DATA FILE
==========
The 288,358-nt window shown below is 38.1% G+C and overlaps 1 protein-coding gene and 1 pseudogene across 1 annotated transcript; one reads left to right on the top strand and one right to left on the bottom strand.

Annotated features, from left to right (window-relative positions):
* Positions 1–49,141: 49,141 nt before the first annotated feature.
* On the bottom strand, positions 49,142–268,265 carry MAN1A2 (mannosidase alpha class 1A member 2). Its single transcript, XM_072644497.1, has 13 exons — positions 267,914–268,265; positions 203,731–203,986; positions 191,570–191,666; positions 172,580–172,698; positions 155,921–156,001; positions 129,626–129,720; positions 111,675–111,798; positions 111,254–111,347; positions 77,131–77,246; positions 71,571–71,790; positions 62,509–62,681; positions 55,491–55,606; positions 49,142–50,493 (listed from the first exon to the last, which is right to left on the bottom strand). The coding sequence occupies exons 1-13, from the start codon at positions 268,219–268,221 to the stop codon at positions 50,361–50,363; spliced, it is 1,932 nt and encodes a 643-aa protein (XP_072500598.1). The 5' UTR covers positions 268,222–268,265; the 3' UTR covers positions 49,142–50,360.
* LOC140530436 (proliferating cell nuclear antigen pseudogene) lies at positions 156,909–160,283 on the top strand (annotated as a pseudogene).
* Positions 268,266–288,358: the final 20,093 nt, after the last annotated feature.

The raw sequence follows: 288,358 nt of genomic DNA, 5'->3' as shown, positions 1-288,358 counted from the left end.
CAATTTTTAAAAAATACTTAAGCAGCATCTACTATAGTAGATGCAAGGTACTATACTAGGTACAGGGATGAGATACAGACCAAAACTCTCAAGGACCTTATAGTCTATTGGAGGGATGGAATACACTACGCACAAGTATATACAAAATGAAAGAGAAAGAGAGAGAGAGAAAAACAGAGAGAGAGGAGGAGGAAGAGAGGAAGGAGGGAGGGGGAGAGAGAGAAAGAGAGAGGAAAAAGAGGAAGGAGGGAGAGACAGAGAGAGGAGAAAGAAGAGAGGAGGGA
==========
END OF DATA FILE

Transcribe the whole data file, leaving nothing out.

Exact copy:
The 288,358-nt window shown below is 38.1% G+C and overlaps 1 protein-coding gene and 1 pseudogene across 1 annotated transcript; one reads left to right on the top strand and one right to left on the bottom strand.

Annotated features, from left to right (window-relative positions):
* Positions 1–49,141: 49,141 nt before the first annotated feature.
* On the bottom strand, positions 49,142–268,265 carry MAN1A2 (mannosidase alpha class 1A member 2). Its single transcript, XM_072644497.1, has 13 exons — positions 267,914–268,265; positions 203,731–203,986; positions 191,570–191,666; positions 172,580–172,698; positions 155,921–156,001; positions 129,626–129,720; positions 111,675–111,798; positions 111,254–111,347; positions 77,131–77,246; positions 71,571–71,790; positions 62,509–62,681; positions 55,491–55,606; positions 49,142–50,493 (listed from the first exon to the last, which is right to left on the bottom strand). The coding sequence occupies exons 1-13, from the start codon at positions 268,219–268,221 to the stop codon at positions 50,361–50,363; spliced, it is 1,932 nt and encodes a 643-aa protein (XP_072500598.1). The 5' UTR covers positions 268,222–268,265; the 3' UTR covers positions 49,142–50,360.
* LOC140530436 (proliferating cell nuclear antigen pseudogene) lies at positions 156,909–160,283 on the top strand (annotated as a pseudogene).
* Positions 268,266–288,358: the final 20,093 nt, after the last annotated feature.

The raw sequence follows: 288,358 nt of genomic DNA, 5'->3' as shown, positions 1-288,358 counted from the left end.
CAATTTTTAAAAAATACTTAAGCAGCATCTACTATAGTAGATGCAAGGTACTATACTAGGTACAGGGATGAGATACAGACCAAAACTCTCAAGGACCTTATAGTCTATTGGAGGGATGGAATACACTACGCACAAGTATATACAAAATGAAAGAGAAAGAGAGAGAGAGAAAAACAGAGAGAGAGGAGGAGGAAGAGAGGAAGGAGGGAGGGGGAGAGAGAGAAAGAGAGAGGAAAAAGAGGAAGGAGGGAGAGACAGAGAGAGGAGAAAGAAGAGAGGAGGGA